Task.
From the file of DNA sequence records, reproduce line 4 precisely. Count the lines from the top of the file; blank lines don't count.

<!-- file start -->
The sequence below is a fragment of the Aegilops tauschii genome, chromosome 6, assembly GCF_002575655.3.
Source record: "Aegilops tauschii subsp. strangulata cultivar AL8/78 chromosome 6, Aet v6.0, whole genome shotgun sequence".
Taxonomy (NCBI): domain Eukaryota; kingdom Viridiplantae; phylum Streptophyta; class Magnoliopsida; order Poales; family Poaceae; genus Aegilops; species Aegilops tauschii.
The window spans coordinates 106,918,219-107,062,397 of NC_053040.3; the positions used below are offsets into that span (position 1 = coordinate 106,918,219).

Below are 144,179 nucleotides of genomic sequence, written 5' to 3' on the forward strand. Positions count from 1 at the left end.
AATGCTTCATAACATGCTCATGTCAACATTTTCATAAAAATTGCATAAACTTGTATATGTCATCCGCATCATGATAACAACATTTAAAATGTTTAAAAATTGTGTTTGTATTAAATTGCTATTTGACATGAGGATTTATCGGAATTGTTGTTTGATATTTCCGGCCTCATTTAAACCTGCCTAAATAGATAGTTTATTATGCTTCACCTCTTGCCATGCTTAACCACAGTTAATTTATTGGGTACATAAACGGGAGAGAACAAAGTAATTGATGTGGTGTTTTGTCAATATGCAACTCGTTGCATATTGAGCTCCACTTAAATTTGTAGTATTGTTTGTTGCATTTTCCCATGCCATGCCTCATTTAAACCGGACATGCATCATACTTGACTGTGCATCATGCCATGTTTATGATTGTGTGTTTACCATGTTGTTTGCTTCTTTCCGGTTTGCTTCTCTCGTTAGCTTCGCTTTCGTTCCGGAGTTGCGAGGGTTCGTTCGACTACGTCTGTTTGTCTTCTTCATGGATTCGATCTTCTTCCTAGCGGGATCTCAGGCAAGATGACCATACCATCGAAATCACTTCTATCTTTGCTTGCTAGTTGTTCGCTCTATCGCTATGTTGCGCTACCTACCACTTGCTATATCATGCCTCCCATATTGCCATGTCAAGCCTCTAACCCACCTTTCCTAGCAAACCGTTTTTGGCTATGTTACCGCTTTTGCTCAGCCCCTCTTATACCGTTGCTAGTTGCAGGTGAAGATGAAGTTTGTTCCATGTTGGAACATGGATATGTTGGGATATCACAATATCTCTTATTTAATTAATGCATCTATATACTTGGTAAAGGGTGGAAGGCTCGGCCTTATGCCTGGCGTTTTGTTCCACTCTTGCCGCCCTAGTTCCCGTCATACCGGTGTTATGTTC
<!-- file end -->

The window spans coordinates 106,918,219-107,062,397 of NC_053040.3; the positions used below are offsets into that span (position 1 = coordinate 106,918,219).